Republicans’ Midterm Elections Are Not Guaranteed

Republicans’ Midterm Elections Are Not Guaranteed

Analysis: A non-American’s guide to the 2022 US midterms

A recent poll from Quinnipiac University asked voters which party’s candidates they would vote for in the November 2018 midterm elections. Sixty-one percent said they would vote for Democrats, compared to 19 percent saying they would vote for Republicans. One-quarter of voters said they would vote for a third party candidate.

The poll used a formula from the Quinnipiac University survey last November to predict whether the nation would go to the polls in 2020. Republicans had a 5.5% margin of error, a percentage much too small to predict elections accurately. In fact, Republicans’ chances of returning to the House fell from 66% to 42%.

Democrats have reason for optimism, however. On Nov. 6, 2018, the last midterm election before 2020, Democrats won the House of Representatives for the first time since 2002. Republican candidates won a record six governorships, 10 governorships, and 46 U.S. Senate seats and picked up 20 Democratic-held state legislative chambers. They expanded the Democratic majority in the U.S. Senate to a 12-9 advantage and saw the party take control of the U.S. House for the first time in 14 years.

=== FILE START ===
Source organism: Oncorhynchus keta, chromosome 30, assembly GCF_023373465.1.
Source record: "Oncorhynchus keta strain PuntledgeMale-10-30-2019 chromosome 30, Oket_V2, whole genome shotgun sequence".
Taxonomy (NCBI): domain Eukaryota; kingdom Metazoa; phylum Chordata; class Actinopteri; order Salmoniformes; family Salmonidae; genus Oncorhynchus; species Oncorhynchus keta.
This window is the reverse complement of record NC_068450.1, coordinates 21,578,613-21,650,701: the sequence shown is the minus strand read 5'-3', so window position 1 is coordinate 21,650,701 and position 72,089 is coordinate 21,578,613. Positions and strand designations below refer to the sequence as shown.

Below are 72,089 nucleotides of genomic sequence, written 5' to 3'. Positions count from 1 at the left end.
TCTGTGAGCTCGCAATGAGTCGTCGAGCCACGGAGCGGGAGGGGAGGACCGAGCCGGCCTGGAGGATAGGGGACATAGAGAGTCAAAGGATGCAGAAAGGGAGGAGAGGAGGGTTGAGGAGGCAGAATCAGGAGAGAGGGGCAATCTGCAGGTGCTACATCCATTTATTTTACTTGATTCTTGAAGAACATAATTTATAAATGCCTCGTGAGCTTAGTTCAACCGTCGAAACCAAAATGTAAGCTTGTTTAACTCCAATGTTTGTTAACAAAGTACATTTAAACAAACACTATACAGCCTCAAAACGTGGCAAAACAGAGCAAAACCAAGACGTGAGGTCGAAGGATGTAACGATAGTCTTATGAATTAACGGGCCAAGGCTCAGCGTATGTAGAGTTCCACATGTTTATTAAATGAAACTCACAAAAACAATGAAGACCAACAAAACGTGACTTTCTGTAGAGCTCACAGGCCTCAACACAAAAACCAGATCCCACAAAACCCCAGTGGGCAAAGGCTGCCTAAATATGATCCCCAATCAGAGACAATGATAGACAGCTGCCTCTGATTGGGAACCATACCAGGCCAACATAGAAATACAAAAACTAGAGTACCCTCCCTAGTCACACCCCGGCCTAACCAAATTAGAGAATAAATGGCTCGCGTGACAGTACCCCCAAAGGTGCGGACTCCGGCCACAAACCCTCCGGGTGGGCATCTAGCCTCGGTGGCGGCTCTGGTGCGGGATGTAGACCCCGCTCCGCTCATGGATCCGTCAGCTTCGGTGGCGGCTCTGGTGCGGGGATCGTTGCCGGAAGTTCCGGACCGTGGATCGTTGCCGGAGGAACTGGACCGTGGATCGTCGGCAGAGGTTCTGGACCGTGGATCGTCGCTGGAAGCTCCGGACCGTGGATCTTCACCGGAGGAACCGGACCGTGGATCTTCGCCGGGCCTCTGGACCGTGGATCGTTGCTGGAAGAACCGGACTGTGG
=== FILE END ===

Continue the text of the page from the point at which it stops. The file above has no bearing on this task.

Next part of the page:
In the short term, this success might make some Republican donors feel better about giving more money to the party overall. But Republicans’ midterm electoral success is far from assured.

A closer look at the data in this year’s election might help Republicans better assess midterm success. In the House, Democrats need to win 23 seats to take a majority. In the Senate, Democrats need a net-positive number of 36 seats to win control. Democrats have only 11 seats.

It’s not enough for Democrats to win a few districts. They would need to win as many as 18 or 19 districts or gain as many as 19 additional seats.

Democrats are doing well in many of their own districts, but Republicans still have some key advantages going forward. In many races, the number of Republican candidates on the ballots is higher this year than in 2018, meaning more voters will vote against the Republican candidates on the ballot.

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